This year has been a bonanza for investors: The Dow has risen more than 22 percent and there's no apparent end in sight for the latest leg of the market rally. However, the week ahead will bring a critical test for the market.
Plus, a key economic indicator: the November jobs report.
The big question in the market this year has been: Is it solid corporate earnings or hope for meaningful tax reform that has been powering this market?
That question will get answered this week if the House and Senate can reconcile their two tax bills and get something on President Donald Trump's desk. While the goal is to do something by Christmas, it's certainly possible something happens this week.
Traders love to buy the rumor and sell the news, so pay attention when Trump finally puts his signature on the bill.
Wharton professor Jeremy Siegel, who's been right about the market's direction pretty much the whole way up, thinks Dow 25,000 is nearby. However, many others in the market foresee increasing volatility ahead.
The biggest economic news of the week happens Friday, when we get the monthly look at the state of the U.S. jobs market.
The Labor Department will release its November nonfarm payrolls report, a closely watched report that not only talks about how many jobs were created during the month but also what paychecks looked like for those at work. These days, the latter number has been attracting more attention than the headline payroll count.
Economists right now figure the payrolls grew by about 191,500 jobs, that the unemployment rate held steady at 4.1 percent and the pace of hourly earnings ticked up 0.3 percent for the month and 2.7 percent compared to last year, according to FactSet.
And Wall Street will be closely watching this November report as a gauge of how the economy is really doing. This has been an uneven year for job creation, given the fast start then the late-summer lull because of the nasty hurricane season.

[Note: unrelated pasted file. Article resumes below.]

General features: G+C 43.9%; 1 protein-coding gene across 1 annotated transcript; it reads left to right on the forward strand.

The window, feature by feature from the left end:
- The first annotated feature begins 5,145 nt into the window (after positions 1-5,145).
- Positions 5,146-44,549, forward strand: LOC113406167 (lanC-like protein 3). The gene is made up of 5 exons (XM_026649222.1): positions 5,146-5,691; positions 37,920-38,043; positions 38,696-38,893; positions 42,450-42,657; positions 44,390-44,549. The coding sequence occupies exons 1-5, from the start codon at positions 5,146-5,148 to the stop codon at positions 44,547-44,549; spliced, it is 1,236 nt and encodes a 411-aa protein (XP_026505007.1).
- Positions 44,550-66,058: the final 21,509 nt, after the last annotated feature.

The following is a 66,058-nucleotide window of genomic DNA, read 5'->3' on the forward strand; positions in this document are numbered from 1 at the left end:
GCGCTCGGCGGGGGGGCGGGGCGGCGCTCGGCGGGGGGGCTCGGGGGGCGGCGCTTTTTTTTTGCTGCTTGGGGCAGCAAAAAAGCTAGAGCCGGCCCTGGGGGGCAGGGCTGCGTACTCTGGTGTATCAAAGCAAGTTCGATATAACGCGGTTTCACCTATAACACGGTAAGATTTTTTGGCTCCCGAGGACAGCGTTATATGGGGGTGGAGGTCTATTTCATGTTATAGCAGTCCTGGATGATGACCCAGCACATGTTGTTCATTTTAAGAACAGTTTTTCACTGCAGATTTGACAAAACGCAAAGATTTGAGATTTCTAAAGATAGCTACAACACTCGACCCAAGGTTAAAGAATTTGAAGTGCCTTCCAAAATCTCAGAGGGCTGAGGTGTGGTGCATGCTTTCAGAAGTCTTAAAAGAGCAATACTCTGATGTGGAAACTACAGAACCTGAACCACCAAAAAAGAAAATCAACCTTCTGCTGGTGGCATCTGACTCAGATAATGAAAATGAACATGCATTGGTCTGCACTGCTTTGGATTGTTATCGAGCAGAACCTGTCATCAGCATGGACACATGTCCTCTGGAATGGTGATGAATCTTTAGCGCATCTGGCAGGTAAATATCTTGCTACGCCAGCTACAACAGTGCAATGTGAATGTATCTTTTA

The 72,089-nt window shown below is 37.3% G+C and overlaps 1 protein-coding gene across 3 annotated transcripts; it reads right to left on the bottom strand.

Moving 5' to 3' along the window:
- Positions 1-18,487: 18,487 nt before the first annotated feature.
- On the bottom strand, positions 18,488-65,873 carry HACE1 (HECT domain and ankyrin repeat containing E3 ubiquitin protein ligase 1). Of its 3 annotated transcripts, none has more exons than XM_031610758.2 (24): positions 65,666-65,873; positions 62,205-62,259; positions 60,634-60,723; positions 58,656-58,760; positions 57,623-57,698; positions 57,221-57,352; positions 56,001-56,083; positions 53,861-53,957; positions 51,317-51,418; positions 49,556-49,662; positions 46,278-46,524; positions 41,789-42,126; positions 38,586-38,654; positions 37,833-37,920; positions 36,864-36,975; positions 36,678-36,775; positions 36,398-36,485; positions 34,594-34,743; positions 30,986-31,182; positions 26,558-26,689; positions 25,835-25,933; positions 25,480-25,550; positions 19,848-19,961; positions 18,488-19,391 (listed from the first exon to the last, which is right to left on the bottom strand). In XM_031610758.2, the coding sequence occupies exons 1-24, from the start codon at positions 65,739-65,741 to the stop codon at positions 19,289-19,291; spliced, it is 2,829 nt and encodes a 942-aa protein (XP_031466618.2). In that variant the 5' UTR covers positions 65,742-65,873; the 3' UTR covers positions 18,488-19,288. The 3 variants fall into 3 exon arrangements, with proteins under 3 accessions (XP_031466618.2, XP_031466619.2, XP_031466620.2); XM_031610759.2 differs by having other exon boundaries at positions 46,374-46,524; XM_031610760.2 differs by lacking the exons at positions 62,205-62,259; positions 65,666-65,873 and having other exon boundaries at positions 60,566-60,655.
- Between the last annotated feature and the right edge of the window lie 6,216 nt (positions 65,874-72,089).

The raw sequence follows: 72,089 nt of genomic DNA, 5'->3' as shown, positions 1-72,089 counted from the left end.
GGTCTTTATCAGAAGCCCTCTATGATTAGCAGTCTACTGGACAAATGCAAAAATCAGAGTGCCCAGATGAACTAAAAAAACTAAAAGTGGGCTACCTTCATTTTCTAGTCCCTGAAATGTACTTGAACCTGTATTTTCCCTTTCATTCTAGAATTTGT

While the jobs report will take the focus, there are other data points on the way that investors should be watching closely.
There's a pretty wide disparity in perspectives now for how the economy is growing. CNBC's reliable Rapid Update tracker has fourth-quarter GDP coming in at 2.5 percent, though the Atlanta Fed's GDPNow puts the figure at 3.5 percent.
Any way you slice it, this has been a strong year. If you split the difference in the Q4 estimates at 3 percent, 2017 comes in at 2.65 percent growth — well on its way to the 3 percent projected by the Trump administration.
For this week: Monday is factory orders, Tuesday is trade balance and ISM non-Manufacturing, Wednesday is the ADP private payrolls report, unit labor costs and nonfarm productivity, Thursday brings the usual weekly jobless claims and Challenger job cuts, while Friday, in addition to the jobs report, also features the University of Michigan consumer sentiment survey and wholesale inventories.
Since the reaction to tax reform is likely to be the most compelling market story of the week, we'll close with some thoughts from Binky Chadha, chief strategist at Deutsche Bank, for what the bill means and how investors should be playing it:
"After the rally this week how much is priced in at the market level? About a third at the recent peak ... Tax reform is not taking place in a vacuum or where everything else is constant. Indeed it is taking place against the backdrop of a strong rebound in US and global growth and earnings...
"The biggest beneficiary of a cut in the corporate tax rate are high tax companies and the simplest strategy is to be long them. We do not suggest being short low tax companies since these are generally global companies and one would be doing so against the backdrop of strengthening global growth. We would hedge the high tax basket against the S&P 500 instead. More generally we prefer what we see as already compelling trades that would benefit additionally from tax reform such as small vs large cap, Value vs Growth, Financials vs Utilities."
Simply stated, the higher the tax rate for a company, the more it will benefit from reform.